Press Release March 11, 2002
$6 Million Grant to Expand Search for Autism Genes
The National Institute of Mental Health (NIMH) today awarded the first installment of an expected $6 million grant over 5 years to researchers at the University of California, Los Angeles (UCLA) for major expansion of a collaborative effort to identify autism genes. Daniel Geschwind, M.D., Ph.D., and colleagues at UCLA Neuropsychiatric Institute will direct the project, in partnership with the citizens group Cure Autism Now (CAN), to add 300 more families to its Autism Genetic Resource Exchange (AGRE) gene bank. The information and samples gathered in the study will be broadly shared with the research community through AGRE and a repository maintained by the NIMH Human Genetics Initiative.
Autism begins in early childhood and impairs thinking, feeling, language and the ability to relate to others. While causes and effective treatments have thus far eluded science, evidence suggests that the disorder is highly heritable. However, it is thought to stem from interactions among multiple, as yet unknown, genes, complicating the research challenge. Recent genome scans have identified several chromosomal sites likely harboring disease vulnerability genes.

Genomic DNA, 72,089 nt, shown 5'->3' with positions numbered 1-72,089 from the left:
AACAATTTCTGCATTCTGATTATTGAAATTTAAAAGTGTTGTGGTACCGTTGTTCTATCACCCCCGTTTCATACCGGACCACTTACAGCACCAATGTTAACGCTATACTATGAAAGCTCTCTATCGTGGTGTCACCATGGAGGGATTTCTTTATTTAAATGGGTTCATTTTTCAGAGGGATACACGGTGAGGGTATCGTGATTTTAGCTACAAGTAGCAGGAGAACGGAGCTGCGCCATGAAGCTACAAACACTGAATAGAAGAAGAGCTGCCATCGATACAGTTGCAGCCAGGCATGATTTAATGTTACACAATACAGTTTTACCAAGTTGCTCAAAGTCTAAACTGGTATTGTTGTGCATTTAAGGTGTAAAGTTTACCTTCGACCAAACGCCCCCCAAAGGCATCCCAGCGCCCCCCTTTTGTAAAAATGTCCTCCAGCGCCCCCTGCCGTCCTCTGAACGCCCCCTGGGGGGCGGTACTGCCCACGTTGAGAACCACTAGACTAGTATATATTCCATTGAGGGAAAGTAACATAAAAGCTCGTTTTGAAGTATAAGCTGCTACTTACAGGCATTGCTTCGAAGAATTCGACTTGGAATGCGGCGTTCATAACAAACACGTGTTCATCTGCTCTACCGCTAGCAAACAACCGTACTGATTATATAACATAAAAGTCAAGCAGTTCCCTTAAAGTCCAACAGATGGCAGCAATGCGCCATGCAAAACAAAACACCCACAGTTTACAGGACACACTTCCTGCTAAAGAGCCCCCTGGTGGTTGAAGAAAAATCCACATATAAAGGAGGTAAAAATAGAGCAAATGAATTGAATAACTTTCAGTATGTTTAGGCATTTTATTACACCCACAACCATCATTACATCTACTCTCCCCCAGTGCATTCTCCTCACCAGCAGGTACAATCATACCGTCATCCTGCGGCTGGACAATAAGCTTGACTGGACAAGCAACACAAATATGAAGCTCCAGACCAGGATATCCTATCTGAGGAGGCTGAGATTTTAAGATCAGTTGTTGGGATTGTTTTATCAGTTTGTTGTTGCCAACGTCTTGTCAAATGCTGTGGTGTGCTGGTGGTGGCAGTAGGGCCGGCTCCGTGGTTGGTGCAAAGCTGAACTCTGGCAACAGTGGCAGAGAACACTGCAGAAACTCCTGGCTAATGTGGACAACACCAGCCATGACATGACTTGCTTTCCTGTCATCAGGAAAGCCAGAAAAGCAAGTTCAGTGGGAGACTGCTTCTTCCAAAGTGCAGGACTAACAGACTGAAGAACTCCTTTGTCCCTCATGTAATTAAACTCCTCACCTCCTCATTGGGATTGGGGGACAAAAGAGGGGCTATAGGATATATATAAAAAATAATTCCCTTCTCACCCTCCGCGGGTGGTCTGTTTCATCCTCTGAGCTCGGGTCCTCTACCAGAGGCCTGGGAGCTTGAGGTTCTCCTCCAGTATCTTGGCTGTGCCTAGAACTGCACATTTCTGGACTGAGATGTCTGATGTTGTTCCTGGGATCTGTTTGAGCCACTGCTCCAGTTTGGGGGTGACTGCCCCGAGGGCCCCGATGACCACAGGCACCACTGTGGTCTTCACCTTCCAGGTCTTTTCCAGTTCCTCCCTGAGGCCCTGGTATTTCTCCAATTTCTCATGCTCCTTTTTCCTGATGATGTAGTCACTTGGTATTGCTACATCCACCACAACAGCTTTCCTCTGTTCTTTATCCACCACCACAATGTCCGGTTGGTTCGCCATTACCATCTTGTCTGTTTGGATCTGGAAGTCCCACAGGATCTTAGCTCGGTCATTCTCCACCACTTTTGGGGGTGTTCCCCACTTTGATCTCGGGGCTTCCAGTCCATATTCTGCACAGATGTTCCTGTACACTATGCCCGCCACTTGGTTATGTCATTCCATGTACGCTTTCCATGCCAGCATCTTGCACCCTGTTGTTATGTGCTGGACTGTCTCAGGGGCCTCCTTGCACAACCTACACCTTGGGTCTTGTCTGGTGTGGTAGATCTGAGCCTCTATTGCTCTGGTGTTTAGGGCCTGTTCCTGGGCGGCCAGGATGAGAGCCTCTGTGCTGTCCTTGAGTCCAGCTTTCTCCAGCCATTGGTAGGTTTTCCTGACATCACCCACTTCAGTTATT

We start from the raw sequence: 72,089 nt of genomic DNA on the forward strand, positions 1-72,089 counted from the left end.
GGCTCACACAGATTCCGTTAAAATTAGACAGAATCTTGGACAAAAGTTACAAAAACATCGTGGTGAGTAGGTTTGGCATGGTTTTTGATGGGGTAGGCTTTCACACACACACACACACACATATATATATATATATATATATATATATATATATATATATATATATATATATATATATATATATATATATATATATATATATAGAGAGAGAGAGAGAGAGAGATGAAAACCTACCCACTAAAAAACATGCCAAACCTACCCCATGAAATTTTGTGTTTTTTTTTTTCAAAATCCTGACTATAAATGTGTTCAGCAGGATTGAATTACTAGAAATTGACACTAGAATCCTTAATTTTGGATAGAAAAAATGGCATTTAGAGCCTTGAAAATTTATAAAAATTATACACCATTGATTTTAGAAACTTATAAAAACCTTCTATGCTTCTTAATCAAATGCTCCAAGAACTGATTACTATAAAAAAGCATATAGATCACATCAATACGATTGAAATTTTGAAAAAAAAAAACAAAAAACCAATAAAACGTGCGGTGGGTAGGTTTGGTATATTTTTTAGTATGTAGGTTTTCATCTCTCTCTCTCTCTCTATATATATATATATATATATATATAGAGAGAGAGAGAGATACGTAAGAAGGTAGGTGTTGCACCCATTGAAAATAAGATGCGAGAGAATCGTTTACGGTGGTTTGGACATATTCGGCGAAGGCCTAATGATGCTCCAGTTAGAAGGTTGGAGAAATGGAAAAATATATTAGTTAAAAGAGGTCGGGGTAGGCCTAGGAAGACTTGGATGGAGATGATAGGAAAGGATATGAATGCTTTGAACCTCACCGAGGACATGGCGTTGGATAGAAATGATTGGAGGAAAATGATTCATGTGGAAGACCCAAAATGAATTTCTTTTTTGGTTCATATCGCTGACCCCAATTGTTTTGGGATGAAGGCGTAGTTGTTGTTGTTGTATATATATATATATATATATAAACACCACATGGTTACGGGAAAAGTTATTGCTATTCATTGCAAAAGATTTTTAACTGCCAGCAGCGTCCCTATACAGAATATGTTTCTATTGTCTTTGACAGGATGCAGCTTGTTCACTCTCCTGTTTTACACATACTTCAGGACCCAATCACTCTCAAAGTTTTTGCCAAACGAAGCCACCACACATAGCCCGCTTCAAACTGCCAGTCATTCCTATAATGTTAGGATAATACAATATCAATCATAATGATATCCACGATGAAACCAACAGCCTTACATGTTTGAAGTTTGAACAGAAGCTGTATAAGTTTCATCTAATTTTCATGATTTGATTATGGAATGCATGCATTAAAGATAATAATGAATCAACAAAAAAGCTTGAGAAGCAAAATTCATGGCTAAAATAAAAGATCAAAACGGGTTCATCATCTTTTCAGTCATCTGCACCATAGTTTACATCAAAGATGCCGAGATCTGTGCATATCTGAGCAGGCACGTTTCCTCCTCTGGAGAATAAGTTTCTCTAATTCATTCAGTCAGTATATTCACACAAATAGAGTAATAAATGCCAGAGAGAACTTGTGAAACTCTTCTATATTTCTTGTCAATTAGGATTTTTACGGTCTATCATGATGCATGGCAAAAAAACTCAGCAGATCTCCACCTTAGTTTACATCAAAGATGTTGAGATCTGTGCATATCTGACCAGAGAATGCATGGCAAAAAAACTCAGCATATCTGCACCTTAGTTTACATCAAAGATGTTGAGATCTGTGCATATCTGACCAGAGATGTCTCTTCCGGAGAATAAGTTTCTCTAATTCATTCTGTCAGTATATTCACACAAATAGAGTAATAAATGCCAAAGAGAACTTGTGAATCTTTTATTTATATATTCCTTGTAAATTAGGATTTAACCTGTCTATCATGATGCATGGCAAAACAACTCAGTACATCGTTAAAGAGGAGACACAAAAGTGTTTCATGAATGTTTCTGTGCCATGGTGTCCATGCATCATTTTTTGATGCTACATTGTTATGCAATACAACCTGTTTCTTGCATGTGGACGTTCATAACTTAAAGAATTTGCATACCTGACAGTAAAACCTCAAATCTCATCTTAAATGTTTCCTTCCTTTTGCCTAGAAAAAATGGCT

"Genetics research is especially promising for understanding autism," said NIMH Acting Director Richard K. Nakamura, Ph.D. "Expanding the AGRE sample to maximize its statistical power will help to pinpoint the vulnerability genes themselves."
The grant will total $6,217,225 over five years, with $1,156,737 awarded today for the first year. Collaborating on the project with Geschwind are co-principal investigators Stanley Nelson, M.D., and Rita Cantor, Ph.D., UCLA; J. Conrad Gilliam, Ph.D., Columbia University; and Christa Lese, Ph.D., University of Chicago.
The AGRE gene bank was created by the CAN Foundation to advance genetics research on the disorder. AGRE DNA samples and clinical data are obtained from families that have more than one member diagnosed with autism, pervasive developmental disorder (PDD) or Asperger's syndrome, which are genetically related. A diagnostic team visits the home of each family to collect the data during a 2-hour screening.
The mission of the NIMH is to transform the understanding and treatment of mental illnesses through basic and clinical research, paving the way for prevention, recovery and cure. For more information, visit the NIMH website.
About the National Institutes of Health (NIH): NIH, the nation's medical research agency, includes 27 Institutes and Centers and is a component of the U.S. Department of Health and Human Services. NIH is the primary federal agency conducting and supporting basic, clinical, and translational medical research, and is investigating the causes, treatments, and cures for both common and rare diseases. For more information about NIH and its programs, visit the NIH website.
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